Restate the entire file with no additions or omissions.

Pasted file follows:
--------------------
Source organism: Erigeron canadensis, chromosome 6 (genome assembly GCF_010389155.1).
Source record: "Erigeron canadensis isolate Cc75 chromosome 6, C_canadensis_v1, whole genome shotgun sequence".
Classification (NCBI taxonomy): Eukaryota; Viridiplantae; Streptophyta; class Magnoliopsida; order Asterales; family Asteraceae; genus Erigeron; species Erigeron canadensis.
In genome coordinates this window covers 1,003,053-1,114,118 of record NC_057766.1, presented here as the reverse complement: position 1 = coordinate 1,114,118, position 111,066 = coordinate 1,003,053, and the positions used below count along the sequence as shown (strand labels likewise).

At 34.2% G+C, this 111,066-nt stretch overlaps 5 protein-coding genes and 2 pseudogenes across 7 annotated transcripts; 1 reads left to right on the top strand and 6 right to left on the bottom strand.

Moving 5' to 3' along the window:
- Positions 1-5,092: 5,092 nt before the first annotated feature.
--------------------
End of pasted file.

Source organism: Erigeron canadensis, chromosome 6 (genome assembly GCF_010389155.1).
Source record: "Erigeron canadensis isolate Cc75 chromosome 6, C_canadensis_v1, whole genome shotgun sequence".
Classification (NCBI taxonomy): Eukaryota; Viridiplantae; Streptophyta; class Magnoliopsida; order Asterales; family Asteraceae; genus Erigeron; species Erigeron canadensis.
In genome coordinates this window covers 1,003,053-1,114,118 of record NC_057766.1, presented here as the reverse complement: position 1 = coordinate 1,114,118, position 111,066 = coordinate 1,003,053, and the positions used below count along the sequence as shown (strand labels likewise).

At 34.2% G+C, this 111,066-nt stretch overlaps 5 protein-coding genes and 2 pseudogenes across 7 annotated transcripts; 1 reads left to right on the top strand and 6 right to left on the bottom strand.

Moving 5' to 3' along the window:
- Positions 1-5,092: 5,092 nt before the first annotated feature.